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Re: E-Commerce Monks

by tachyon (Chancellor)
on May 08, 2003 at 03:38 UTC ( #256466=note: print w/ replies, xml ) Need Help??


in reply to E-Commerce Monks

Many of us who get paid to Perl have at least dabbled with e-commerce. If you have a specific or even general question why not ask it here? You don't have enough time to set up a new portal and write a fully blown e-commerce app, even if you could get a useful number of users. The only thing particularly specific to e-commerce (as opposed to general CGI stuff) is handling secure credit card tansactions and the like. All the rest is just vanilla CGI and database stuff.

There are really only three parts to secure transactions:

  • Protecting the CC data in transit (use HTTPS with Apache and Open SSL) and securing your server to protect the back door.
  • storing CC details securely. My advice is don't store the CC details. You cant hack CC details off a server if they are simply not there. Make the user re-enter CC details for every transaction (they will feel more secure about this anyway) Of course by all means remember all the other account details.
  • Handing off to the 3rd party CC processor - they will supply the interface API spec and generally sample software in a variety of langs - and waiting on the response.

cheers

tachyon

s&&rsenoyhcatreve&&&s&n.+t&"$'$`$\"$\&"&ee&&y&srve&&d&&print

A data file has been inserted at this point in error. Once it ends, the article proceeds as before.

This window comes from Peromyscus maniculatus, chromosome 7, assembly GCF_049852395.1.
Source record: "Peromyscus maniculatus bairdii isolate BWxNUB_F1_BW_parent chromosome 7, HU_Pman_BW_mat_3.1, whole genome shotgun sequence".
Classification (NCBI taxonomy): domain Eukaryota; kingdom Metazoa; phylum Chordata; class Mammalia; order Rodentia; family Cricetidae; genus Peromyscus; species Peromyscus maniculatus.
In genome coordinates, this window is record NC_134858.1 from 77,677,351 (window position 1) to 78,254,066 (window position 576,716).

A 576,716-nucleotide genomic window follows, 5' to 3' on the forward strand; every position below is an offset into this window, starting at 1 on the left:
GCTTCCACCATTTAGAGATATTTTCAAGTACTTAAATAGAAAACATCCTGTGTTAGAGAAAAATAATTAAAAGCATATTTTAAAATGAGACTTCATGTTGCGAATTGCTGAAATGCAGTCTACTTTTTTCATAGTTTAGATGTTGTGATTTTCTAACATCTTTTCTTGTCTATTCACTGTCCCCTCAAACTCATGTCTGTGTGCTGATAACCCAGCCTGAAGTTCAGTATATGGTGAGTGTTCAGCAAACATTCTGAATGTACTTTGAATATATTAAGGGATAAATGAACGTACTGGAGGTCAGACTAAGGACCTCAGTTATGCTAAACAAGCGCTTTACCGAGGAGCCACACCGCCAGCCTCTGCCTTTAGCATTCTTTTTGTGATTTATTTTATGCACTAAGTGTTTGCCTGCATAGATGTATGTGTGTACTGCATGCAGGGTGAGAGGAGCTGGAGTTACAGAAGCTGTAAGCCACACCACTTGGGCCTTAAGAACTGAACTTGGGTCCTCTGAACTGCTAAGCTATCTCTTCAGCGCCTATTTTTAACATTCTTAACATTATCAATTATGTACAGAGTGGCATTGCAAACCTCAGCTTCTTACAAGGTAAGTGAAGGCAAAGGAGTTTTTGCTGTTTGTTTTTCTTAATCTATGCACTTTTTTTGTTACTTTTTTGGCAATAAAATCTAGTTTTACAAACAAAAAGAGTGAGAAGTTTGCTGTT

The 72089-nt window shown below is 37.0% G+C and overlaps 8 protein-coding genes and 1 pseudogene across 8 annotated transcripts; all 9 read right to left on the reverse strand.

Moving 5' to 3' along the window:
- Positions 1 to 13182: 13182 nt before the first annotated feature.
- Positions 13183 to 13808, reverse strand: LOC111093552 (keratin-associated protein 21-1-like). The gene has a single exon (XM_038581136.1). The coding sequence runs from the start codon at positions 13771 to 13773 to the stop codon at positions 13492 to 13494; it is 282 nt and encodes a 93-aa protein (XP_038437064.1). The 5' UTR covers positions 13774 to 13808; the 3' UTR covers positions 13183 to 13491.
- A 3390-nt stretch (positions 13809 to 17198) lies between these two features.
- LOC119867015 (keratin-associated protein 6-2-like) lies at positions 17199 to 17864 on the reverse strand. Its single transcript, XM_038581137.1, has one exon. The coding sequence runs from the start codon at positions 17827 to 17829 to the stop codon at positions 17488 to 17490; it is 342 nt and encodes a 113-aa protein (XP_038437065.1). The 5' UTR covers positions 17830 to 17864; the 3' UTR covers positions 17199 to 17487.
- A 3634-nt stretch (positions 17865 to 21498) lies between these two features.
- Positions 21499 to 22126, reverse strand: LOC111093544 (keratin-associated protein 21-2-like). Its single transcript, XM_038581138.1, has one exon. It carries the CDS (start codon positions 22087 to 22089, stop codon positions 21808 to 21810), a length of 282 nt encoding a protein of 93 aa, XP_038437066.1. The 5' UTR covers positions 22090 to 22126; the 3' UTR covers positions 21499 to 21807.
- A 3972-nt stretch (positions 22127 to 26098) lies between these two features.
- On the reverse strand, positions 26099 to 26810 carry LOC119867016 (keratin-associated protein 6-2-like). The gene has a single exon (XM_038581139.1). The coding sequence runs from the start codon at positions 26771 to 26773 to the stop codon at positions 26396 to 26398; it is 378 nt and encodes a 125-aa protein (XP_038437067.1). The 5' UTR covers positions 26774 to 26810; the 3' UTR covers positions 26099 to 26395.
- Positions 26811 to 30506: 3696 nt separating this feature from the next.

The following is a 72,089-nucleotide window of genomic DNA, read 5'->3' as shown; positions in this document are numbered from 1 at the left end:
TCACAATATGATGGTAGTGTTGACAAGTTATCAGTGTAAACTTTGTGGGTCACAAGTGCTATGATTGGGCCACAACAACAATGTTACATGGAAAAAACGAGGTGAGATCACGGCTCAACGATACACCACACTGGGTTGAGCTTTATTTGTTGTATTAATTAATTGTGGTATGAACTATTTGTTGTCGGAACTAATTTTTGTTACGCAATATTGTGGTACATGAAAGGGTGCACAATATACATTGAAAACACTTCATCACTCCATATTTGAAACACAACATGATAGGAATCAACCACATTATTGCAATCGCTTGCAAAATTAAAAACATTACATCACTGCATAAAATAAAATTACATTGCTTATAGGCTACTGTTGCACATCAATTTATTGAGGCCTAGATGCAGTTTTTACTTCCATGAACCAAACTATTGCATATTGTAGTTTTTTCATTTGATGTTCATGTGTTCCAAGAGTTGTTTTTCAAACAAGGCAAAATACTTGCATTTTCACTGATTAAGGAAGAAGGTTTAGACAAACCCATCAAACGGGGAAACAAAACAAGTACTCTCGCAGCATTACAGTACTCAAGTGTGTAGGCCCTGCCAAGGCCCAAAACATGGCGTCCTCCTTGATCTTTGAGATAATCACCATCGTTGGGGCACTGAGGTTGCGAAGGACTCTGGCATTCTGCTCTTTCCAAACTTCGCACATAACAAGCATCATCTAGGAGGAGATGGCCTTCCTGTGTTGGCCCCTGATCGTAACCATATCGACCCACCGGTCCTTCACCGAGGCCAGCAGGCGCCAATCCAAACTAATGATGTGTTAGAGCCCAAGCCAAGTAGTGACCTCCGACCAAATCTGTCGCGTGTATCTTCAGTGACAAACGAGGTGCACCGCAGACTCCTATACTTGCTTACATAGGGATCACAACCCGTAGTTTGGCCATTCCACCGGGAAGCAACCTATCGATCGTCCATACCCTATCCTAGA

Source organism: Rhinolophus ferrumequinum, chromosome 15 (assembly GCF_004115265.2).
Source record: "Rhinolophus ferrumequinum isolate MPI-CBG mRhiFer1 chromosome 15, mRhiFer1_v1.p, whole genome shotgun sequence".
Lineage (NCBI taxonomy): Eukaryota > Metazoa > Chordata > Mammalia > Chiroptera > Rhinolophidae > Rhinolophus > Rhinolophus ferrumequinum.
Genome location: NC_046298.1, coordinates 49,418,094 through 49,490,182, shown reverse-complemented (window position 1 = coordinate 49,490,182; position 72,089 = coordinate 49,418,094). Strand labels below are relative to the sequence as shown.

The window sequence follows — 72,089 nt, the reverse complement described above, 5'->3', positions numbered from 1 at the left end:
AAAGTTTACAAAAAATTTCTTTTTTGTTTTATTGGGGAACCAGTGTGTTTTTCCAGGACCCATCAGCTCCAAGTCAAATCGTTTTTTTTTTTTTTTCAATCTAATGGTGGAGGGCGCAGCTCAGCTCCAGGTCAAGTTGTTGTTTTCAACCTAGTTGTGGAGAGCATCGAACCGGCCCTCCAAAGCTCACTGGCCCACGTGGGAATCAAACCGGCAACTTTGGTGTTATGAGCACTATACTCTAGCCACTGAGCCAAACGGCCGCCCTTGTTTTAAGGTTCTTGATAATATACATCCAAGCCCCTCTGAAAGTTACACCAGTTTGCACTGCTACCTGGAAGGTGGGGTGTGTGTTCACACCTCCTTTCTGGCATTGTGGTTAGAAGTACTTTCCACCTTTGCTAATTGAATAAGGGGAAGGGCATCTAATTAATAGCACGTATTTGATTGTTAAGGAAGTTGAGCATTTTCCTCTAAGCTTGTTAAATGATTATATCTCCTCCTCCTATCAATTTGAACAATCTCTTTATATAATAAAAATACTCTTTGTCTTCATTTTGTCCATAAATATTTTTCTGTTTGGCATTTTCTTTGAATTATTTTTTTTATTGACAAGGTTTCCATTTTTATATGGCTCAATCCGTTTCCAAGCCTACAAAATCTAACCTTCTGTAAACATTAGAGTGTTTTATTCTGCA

Comment on Re: E-Commerce Monks
Re: Re: E-Commerce Monks
by Dog and Pony (Priest) on May 18, 2003 at 06:37 UTC
    My advice is don't store the CC details. You cant hack CC details off a server if they are simply not there. Make the user re-enter CC details for every transaction

    We had exactly this approach, together with a third-party CC processor on a place I was working on earlier, one of Scandinavias bigger electronics ecommerce sites. We had to change this approach and store the CC numbers because we had quite a lot of trouble with frauds.

    We needed to be able to access these numbers when a fraud was suspected, and due to the third party company being quite stupid in what data they could receive and return (their system was lacking a lot, but they were the only ones in the market, more or less after some turbulent dot-com times), we needed to have access to them from our own computers. Maybe others have better luck in other countries. :)

    Anyhow, we first made it so that the numbers were stored on another machine and not together with the other details, only a key to identify it by, and they were purged after a certain time limit. Later, we also added encryption to this data. Can but hope that all this was enough.

    If possible, I totally agree that these numbers should not be stored. As it was now however, the data was very inaccessible, and only limited damage could be done if someone carried away our machines at night and managed to crack the encryption. :)


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